### Summary

An explicit, constrained operator is presented here for wavefield extrapolation in 3D wave equation depth migration. The migration cost and image quality benefit from its reduced number of independent coefficients within the operator, negligible numerical anisotropy, and flexibility that allows for different propagation angles and step sizes in the inline and cross-line directions. In order to further reduce the computational workload we dynamically select operator lengths and extrapolation step sizes based on the wavenumber of the wave components being migrated. The phase-shifted linear interpolation that we propose for interpolating the extrapolated wavefield is suitable for the explicit migration, and significantly improves the accuracy of the result when compared with the linear interpolation typically used in implicit migrations.

### Introduction

Downward extrapolation of the seismic wavefield is the key element of wave equation based migrations because it determines the image quality and computational cost. Extrapolation by finite difference methods is considered to be superior, especially in handling lateral velocity variations. It can be classified into explicit and implicit methods. Accomplished simply by convolving known wavefields with an extrapolation operator, the explicit method is easier to implement, and can be more efficient than the implicit method. In addition, the explicit method can be extended to 3D in a straightforward manner, whereas the implicit method requires inline and crossline splitting of the extrapolation process at each depth step, resulting in phase errors and artifacts.

Even with symmetrical operators (Blacquiere *et al.*, 1989), 3D depth migrations based on explicit extrapolation may still be expensive, due to a full 2D convolution being performed at each depth. The scheme based on the McClellan transform proposed by Hale (1991) is much more efficient, but introduces numerical anisotropy at the same time. Among the many alternatives, or improvements to the scheme (Soubaras, 1992; Sollid and Arntsen, 1994; Biondi and Palacharla, 1995; Mittet, 2002), the constrained operator proposed by Mittet (2002) is attractive. It overcomes the numerical anisotropy problem and still keeps the computational cost comparable to the Hale-McClellan scheme.

### Method and Results

#### Constrained operator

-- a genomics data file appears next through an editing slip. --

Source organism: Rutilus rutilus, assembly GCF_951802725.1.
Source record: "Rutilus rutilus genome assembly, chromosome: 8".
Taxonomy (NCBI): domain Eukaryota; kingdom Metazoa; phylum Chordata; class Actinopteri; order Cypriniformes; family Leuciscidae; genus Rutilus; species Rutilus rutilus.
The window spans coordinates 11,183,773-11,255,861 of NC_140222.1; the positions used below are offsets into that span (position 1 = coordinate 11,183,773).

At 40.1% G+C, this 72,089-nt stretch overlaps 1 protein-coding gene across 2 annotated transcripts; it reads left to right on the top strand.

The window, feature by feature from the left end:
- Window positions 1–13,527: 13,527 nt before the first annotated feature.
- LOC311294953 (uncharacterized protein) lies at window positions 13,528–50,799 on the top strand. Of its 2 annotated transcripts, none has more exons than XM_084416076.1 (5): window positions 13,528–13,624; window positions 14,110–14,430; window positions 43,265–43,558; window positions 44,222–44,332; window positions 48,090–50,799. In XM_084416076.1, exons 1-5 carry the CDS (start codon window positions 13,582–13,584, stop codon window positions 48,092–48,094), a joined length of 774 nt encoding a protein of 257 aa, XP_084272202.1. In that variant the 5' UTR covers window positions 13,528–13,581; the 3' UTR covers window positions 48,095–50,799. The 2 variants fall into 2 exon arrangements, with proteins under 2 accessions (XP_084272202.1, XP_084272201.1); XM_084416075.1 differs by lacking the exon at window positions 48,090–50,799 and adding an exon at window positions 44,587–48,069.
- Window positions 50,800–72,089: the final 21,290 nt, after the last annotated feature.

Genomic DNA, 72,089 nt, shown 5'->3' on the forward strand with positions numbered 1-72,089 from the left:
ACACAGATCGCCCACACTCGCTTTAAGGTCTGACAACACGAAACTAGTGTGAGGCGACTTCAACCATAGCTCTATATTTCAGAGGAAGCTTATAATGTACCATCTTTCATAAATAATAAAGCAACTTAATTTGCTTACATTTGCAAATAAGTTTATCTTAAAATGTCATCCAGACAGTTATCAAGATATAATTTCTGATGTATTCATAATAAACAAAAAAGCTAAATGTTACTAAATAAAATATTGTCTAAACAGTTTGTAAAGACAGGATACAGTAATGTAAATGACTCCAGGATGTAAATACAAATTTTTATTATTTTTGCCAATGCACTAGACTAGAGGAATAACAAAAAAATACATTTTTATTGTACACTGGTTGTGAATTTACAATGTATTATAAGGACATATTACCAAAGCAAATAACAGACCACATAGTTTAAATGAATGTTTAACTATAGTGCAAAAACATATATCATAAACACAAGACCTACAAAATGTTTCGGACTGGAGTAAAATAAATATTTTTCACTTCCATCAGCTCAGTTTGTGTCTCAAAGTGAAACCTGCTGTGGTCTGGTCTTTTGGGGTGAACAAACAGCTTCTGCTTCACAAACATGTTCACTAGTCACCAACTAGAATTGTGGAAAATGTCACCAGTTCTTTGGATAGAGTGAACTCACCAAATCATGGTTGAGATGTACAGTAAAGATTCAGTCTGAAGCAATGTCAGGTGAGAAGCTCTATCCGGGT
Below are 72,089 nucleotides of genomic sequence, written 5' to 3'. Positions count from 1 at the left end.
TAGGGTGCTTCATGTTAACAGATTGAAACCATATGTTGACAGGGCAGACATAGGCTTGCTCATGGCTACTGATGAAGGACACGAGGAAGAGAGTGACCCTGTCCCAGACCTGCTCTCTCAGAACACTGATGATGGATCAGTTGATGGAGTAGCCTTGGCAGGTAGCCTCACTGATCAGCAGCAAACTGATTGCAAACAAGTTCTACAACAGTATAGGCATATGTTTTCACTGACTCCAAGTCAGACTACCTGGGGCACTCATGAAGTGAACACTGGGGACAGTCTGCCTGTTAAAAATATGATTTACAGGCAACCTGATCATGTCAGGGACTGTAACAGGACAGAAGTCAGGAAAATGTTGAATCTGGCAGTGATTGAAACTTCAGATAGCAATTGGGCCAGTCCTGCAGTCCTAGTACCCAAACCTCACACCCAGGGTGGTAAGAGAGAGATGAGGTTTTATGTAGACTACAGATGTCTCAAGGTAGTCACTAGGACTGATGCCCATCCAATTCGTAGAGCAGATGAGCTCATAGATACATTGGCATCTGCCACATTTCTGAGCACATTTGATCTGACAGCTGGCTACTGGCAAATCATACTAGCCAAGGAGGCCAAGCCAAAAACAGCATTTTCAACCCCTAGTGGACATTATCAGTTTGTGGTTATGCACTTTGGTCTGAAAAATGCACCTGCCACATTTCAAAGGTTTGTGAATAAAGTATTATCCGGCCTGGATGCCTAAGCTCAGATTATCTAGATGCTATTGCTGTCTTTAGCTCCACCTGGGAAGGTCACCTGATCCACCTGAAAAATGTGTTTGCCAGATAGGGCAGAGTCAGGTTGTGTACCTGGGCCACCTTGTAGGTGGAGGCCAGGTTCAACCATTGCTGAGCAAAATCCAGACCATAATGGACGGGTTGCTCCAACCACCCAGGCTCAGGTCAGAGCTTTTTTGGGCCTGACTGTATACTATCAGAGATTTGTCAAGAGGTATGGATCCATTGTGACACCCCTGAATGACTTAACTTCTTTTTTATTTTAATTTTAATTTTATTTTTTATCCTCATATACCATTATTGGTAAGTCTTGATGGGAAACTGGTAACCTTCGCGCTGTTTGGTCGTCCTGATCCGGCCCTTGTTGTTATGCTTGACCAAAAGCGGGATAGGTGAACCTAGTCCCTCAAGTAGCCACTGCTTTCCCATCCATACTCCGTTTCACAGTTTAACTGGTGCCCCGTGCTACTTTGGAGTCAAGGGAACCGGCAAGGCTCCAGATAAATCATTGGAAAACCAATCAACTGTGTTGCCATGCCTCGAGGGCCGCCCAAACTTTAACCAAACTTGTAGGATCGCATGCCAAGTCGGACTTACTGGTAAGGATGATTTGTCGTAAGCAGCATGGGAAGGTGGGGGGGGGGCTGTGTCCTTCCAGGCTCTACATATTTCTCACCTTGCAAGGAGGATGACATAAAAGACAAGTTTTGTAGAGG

As demonstrated in Figure 1, the explicit finite-difference operator is separated into two areas during the operator design. The operator is a function of the local wavenumber at each output grid location, and is able to handle lateral velocity variations. As usual for explicit finite-difference migration operators, the operator assumes a circular symmetry. What is unique about the operator presented here is that it divides the coefficients into core and constrained areas. In the core area the coefficient layout is the same as that for a full operator. In the constrained area the coefficients in a series of rings are assigned an identical value. Figure 1 shows the layout of a constrained operator with the Δy/Δx ratio of 1.5, x-direction half-length of 12, y-direction half-length of 8, and core half-length of 6.

The constrained operator reduces the number of independent coefficients. By factorizing out the coefficients in a ring during the convolution, the number of complex multiplications is reduced. Because the complex multiplication is expensive, using the constrained operator improves the extrapolation efficiency.

The operator half-length, M, in the y direction, is determined from the operator half-length, L, in the x direction, using the relationship M=(Δy/Δx)L. If Δy is greater than Δx, as is usually the case for marine acquisition, the total number of operator coefficients and the computational cost is reduced.

The coefficients of the constrained operator are designed using the exact extrapolator in the frequency-wavenumber domain, that is, the phase shift operator. The design strategy is to optimize the constrained operator such that its wavenumber-domain response approaches that of the exact phase shift operator. For any given local wavenumber, the optimization is performed on the operator’s real and imaginary parts, using an L8 norm for all inline and cross-line wavenumbers (k_{x} and k_{y}) up to the critical wavenumber

determined by:

where are the maximum propagation angles considered in the x and y directions.